Justice Katju held that offending words to a member of SC/ST, are liable under the Act, only if made in any place in public view, but not otherwise. A big relief for those facing false cases.
From Paras 27 and 28,
27. Learned counsel then contended that the alleged act was not committed in a public place and hence does not come within the purview of section 3(1)(x) of the Act. In this connection it may be noted that the aforesaid provision does not use the expression ‘public place’, but instead the expression used is ‘in any place within public view’. In our opinion there is a clear distinction between the two expressions.
28. It has been alleged in the FIR that Vinod Nagar, the first informant, was insulted by appellants 2 and 3 (by calling him a ‘Chamar’) when he stood near the car which was parked at the gate of the premises. In our opinion, this was certainly a place within public view, since the gate of a house is certainly a place within public view. It could have been a different matter had the alleged offence been committed inside a building, and also was not in the public view. However, if the offence is committed outside the building e.g. in a lawn outside a house, and the lawn can be seen by someone from the road or lane outside the boundary wall, the lawn would certainly be a place within the public view. Also, even if the remark is made inside a building, but some members of the public are there (not merely relatives or friends) then also it would be an offence since it is in the public view. We must, therefore, not confuse the expression ‘place within public view’ with the expression ‘public place’. A place can be a private place but yet within the public view. On the other hand, a public place would ordinarily mean a place which is owned or leased by the Government or the municipality (or other local body) or gaon sabha or an instrumentality of the State, and not by private persons or private bodies.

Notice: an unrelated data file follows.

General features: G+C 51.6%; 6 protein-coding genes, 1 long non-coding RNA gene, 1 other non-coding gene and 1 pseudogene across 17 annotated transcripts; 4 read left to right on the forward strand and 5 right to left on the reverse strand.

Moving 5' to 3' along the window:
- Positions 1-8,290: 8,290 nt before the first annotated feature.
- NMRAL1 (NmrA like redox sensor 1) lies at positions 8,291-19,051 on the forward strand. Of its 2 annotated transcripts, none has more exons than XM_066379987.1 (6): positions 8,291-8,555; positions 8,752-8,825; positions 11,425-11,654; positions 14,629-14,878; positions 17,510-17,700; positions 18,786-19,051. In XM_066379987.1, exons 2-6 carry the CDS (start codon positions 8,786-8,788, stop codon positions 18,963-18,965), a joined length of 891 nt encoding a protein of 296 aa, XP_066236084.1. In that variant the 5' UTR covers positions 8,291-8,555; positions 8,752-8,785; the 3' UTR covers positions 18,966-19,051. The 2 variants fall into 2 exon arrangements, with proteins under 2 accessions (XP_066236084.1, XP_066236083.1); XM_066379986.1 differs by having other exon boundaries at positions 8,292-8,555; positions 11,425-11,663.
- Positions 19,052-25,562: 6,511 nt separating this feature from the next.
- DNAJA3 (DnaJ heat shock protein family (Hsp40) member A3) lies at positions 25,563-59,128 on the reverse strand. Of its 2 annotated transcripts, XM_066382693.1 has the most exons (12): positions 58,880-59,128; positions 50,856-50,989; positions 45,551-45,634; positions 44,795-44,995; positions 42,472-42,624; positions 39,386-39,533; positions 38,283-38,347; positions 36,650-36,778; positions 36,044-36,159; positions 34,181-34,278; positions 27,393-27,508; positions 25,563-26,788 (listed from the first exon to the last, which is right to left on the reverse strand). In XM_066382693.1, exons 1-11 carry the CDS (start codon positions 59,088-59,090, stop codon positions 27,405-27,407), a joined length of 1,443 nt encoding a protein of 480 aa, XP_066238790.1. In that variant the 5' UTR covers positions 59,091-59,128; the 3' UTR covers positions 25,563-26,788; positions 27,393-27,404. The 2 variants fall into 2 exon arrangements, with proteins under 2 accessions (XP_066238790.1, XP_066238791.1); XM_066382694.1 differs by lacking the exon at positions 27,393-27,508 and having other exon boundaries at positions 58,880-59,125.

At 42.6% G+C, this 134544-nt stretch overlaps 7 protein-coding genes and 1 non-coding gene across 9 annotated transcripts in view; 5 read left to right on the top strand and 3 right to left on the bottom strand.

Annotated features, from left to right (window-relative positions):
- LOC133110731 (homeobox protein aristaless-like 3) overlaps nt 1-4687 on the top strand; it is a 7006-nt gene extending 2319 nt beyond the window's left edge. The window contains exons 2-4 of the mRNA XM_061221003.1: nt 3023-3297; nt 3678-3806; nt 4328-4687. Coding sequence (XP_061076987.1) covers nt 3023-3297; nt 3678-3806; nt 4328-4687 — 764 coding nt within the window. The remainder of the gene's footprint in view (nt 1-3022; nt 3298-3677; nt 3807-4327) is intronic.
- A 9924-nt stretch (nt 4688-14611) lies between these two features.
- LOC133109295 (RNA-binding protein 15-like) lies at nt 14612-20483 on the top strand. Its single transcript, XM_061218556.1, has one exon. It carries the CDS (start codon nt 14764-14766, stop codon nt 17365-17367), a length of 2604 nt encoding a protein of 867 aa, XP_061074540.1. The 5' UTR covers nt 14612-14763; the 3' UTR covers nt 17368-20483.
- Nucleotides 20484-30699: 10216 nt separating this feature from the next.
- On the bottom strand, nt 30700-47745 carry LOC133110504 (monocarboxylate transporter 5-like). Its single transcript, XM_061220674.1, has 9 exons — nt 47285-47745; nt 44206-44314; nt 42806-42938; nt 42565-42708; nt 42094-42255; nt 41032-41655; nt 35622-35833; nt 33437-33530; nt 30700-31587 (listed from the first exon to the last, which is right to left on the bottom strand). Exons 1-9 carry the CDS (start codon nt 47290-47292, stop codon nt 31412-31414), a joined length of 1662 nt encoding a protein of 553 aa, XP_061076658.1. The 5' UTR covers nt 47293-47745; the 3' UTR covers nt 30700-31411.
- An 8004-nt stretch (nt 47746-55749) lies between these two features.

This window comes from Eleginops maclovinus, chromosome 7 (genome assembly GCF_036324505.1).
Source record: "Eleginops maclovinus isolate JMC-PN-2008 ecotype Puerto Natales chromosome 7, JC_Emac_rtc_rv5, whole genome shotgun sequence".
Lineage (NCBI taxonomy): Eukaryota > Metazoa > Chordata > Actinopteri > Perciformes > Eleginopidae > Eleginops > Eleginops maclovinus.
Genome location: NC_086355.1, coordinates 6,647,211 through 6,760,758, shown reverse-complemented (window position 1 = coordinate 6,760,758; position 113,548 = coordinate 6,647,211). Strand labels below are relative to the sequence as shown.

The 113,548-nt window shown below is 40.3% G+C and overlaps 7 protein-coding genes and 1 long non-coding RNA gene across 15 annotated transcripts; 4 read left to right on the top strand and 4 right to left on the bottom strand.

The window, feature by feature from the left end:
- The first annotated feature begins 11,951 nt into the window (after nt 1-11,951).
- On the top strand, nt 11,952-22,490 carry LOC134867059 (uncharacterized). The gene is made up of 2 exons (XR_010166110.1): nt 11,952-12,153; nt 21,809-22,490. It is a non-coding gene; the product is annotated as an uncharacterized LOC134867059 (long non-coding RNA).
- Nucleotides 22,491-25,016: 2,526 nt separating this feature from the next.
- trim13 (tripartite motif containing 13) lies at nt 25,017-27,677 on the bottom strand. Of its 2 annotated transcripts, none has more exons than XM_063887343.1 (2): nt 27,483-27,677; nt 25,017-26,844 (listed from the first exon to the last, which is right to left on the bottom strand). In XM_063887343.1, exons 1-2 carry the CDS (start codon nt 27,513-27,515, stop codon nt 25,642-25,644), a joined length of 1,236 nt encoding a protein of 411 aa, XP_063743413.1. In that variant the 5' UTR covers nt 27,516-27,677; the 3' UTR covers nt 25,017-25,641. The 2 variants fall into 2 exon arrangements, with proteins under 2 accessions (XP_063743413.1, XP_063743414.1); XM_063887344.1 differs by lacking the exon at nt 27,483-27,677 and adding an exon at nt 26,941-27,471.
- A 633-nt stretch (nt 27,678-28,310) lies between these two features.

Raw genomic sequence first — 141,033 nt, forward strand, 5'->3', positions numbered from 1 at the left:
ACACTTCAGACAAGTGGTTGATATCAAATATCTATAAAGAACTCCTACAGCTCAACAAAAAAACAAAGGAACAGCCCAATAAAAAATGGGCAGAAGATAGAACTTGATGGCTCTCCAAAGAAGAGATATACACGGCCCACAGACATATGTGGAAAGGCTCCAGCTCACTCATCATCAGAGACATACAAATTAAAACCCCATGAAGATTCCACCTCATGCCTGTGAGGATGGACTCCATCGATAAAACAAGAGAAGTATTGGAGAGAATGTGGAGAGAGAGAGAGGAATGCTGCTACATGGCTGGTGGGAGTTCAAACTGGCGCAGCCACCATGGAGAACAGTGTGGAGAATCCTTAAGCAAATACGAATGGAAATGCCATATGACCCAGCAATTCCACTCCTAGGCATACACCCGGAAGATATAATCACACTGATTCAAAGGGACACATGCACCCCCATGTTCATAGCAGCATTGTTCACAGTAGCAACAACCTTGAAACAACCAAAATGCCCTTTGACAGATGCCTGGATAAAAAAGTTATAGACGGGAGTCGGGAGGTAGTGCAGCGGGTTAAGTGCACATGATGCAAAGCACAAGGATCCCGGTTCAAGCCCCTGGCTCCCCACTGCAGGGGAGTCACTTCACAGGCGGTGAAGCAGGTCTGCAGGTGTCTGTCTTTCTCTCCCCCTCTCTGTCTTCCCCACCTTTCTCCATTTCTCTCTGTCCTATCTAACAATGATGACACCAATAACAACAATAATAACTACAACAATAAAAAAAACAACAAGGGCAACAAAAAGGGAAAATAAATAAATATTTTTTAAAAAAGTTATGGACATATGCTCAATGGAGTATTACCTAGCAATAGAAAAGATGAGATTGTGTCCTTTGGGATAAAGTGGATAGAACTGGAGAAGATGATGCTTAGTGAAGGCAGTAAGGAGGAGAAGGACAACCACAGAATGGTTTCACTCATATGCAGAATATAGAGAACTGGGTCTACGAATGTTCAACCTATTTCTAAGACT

And relating to American cuss word Nigger,
30. In this connection it may be mentioned that in America to use the word ‘Nigger’ today for an African-American is regarded as highly offensive and is totally unacceptable, even if it was acceptable 50 years ago. In our opinion, even if the word ‘Chamar’ was not regarded offensive at one time in our country, today it is certainly a highly offensive word when used in a derogatory sense to insult and humiliate a person. Hence, it should never be used with that intent. The use of the word ‘Chamar’ will certainly attract section 3(1)(x) of the Act, if from the context it appears that it was used in a derogatory sense to insult or humiliate a member of the SC/ST.
And then Husband was held to have NOT insulted the respondent in public view,
Swaran Singh and Ors Vs State NCT Delhi and Anr on 18 Aug 2008
34. However, a perusal of the F.I.R. shows that Swaran Singh did not use these offensive words in the public view. There is nothing in the F.I.R. to show that any member of the public was present when Swaran Singh uttered these words, or that the place where he uttered them was a place which ordinarily could be seen by the public. Hence in our opinion no prima facie offence is made out against appellant no.1.
Citations : [2008 SCC 8 435], [2008 SCC CRI 3 527], [2008 AIC SC 69 25], [2008 AIOL 938], [2008 AIR SC SUPP 441], [2009 BOMCR CRI SC 2 431], [2008 CRLJ SC 4369], [2008 JT 9 60], [2009 MPLJ SC 1 503], [2008 SCALE 11 346], [2008 SCR 12 132]
Other Sources :